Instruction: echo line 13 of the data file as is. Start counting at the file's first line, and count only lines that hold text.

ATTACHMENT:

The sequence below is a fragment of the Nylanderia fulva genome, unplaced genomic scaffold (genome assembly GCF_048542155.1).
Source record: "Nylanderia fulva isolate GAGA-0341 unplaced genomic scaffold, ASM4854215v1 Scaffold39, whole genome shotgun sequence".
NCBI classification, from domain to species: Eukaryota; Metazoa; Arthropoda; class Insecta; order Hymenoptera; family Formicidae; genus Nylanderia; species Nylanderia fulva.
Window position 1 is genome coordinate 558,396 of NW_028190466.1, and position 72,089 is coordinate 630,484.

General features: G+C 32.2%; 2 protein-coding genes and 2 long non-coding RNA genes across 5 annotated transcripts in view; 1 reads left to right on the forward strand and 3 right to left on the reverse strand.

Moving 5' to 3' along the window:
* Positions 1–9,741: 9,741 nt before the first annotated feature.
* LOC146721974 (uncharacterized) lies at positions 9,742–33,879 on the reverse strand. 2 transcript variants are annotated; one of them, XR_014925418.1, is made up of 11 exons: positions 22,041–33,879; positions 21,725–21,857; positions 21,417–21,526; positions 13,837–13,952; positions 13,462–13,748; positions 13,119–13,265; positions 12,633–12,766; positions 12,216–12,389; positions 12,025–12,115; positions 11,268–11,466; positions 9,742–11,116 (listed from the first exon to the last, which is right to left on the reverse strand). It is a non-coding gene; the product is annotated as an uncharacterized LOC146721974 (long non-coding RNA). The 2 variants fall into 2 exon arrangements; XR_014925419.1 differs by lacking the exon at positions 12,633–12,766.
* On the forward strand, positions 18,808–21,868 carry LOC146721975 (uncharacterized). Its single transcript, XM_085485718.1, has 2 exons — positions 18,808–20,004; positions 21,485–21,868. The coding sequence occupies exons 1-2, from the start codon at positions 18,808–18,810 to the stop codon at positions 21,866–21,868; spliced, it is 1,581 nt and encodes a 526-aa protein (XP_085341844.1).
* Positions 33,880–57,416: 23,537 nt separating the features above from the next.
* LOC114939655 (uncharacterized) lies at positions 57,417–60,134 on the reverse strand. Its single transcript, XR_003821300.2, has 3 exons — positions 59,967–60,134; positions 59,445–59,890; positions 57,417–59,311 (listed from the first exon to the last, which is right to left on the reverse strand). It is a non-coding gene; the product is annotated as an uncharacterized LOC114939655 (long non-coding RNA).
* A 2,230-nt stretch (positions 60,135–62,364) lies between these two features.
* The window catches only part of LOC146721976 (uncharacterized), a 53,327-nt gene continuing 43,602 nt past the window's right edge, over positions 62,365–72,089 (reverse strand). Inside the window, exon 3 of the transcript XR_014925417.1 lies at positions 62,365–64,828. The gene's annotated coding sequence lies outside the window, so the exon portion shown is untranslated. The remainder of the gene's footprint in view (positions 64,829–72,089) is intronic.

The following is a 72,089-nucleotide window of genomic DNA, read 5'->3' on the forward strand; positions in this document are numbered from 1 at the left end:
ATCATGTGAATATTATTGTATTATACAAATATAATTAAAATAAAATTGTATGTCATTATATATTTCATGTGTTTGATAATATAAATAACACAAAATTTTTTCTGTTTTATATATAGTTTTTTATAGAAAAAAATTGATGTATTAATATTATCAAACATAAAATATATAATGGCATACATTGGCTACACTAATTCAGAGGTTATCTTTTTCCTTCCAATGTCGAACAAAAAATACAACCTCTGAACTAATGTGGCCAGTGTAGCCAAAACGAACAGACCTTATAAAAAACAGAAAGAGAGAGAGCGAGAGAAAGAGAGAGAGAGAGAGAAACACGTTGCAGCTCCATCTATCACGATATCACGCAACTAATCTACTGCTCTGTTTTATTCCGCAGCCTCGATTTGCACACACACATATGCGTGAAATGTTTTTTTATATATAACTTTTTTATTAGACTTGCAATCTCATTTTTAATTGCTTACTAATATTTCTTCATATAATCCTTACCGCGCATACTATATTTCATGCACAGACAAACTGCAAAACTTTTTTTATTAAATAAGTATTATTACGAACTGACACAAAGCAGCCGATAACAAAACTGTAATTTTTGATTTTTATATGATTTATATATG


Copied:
* The window catches only part of LOC146721976 (uncharacterized), a 53,327-nt gene continuing 43,602 nt past the window's right edge, over positions 62,365–72,089 (reverse strand). Inside the window, exon 3 of the transcript XR_014925417.1 lies at positions 62,365–64,828. The gene's annotated coding sequence lies outside the window, so the exon portion shown is untranslated. The remainder of the gene's footprint in view (positions 64,829–72,089) is intronic.